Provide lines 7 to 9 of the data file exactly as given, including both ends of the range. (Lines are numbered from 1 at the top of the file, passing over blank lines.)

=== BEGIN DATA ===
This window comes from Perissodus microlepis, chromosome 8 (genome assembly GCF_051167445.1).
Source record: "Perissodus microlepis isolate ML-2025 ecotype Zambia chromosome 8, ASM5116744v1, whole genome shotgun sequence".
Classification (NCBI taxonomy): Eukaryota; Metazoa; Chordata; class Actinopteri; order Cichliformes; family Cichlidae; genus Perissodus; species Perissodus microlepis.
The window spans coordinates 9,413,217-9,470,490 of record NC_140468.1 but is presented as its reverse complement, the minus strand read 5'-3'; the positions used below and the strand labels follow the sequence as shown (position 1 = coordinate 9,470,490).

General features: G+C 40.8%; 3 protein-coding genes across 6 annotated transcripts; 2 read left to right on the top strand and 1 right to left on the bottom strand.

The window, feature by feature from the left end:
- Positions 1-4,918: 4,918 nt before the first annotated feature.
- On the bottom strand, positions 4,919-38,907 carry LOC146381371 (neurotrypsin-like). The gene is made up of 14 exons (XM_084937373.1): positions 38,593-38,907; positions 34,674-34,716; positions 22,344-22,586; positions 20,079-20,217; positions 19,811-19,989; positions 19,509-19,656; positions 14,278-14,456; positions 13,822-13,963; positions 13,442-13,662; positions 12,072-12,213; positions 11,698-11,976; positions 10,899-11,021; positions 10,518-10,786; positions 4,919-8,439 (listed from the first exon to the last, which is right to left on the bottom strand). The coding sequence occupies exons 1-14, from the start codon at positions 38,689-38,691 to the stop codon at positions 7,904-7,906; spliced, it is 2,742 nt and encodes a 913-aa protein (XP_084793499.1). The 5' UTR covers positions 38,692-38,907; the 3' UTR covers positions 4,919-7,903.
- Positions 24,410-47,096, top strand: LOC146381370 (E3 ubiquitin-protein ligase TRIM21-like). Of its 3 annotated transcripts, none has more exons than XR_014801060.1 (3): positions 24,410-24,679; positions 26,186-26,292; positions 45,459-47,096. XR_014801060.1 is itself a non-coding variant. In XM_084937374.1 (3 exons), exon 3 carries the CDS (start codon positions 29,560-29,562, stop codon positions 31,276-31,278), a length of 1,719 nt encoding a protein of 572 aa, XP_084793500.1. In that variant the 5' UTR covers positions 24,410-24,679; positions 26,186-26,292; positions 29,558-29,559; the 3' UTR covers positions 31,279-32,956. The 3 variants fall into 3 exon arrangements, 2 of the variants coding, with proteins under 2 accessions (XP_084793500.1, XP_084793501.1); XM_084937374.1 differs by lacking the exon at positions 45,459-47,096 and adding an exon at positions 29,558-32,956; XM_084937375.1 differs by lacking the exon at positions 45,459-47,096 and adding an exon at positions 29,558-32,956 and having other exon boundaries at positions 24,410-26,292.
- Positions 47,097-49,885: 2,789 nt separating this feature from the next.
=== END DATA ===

- Positions 1-4,918: 4,918 nt before the first annotated feature.
- On the bottom strand, positions 4,919-38,907 carry LOC146381371 (neurotrypsin-like). The gene is made up of 14 exons (XM_084937373.1): positions 38,593-38,907; positions 34,674-34,716; positions 22,344-22,586; positions 20,079-20,217; positions 19,811-19,989; positions 19,509-19,656; positions 14,278-14,456; positions 13,822-13,963; positions 13,442-13,662; positions 12,072-12,213; positions 11,698-11,976; positions 10,899-11,021; positions 10,518-10,786; positions 4,919-8,439 (listed from the first exon to the last, which is right to left on the bottom strand). The coding sequence occupies exons 1-14, from the start codon at positions 38,689-38,691 to the stop codon at positions 7,904-7,906; spliced, it is 2,742 nt and encodes a 913-aa protein (XP_084793499.1). The 5' UTR covers positions 38,692-38,907; the 3' UTR covers positions 4,919-7,903.
- Positions 24,410-47,096, top strand: LOC146381370 (E3 ubiquitin-protein ligase TRIM21-like). Of its 3 annotated transcripts, none has more exons than XR_014801060.1 (3): positions 24,410-24,679; positions 26,186-26,292; positions 45,459-47,096. XR_014801060.1 is itself a non-coding variant. In XM_084937374.1 (3 exons), exon 3 carries the CDS (start codon positions 29,560-29,562, stop codon positions 31,276-31,278), a length of 1,719 nt encoding a protein of 572 aa, XP_084793500.1. In that variant the 5' UTR covers positions 24,410-24,679; positions 26,186-26,292; positions 29,558-29,559; the 3' UTR covers positions 31,279-32,956. The 3 variants fall into 3 exon arrangements, 2 of the variants coding, with proteins under 2 accessions (XP_084793500.1, XP_084793501.1); XM_084937374.1 differs by lacking the exon at positions 45,459-47,096 and adding an exon at positions 29,558-32,956; XM_084937375.1 differs by lacking the exon at positions 45,459-47,096 and adding an exon at positions 29,558-32,956 and having other exon boundaries at positions 24,410-26,292.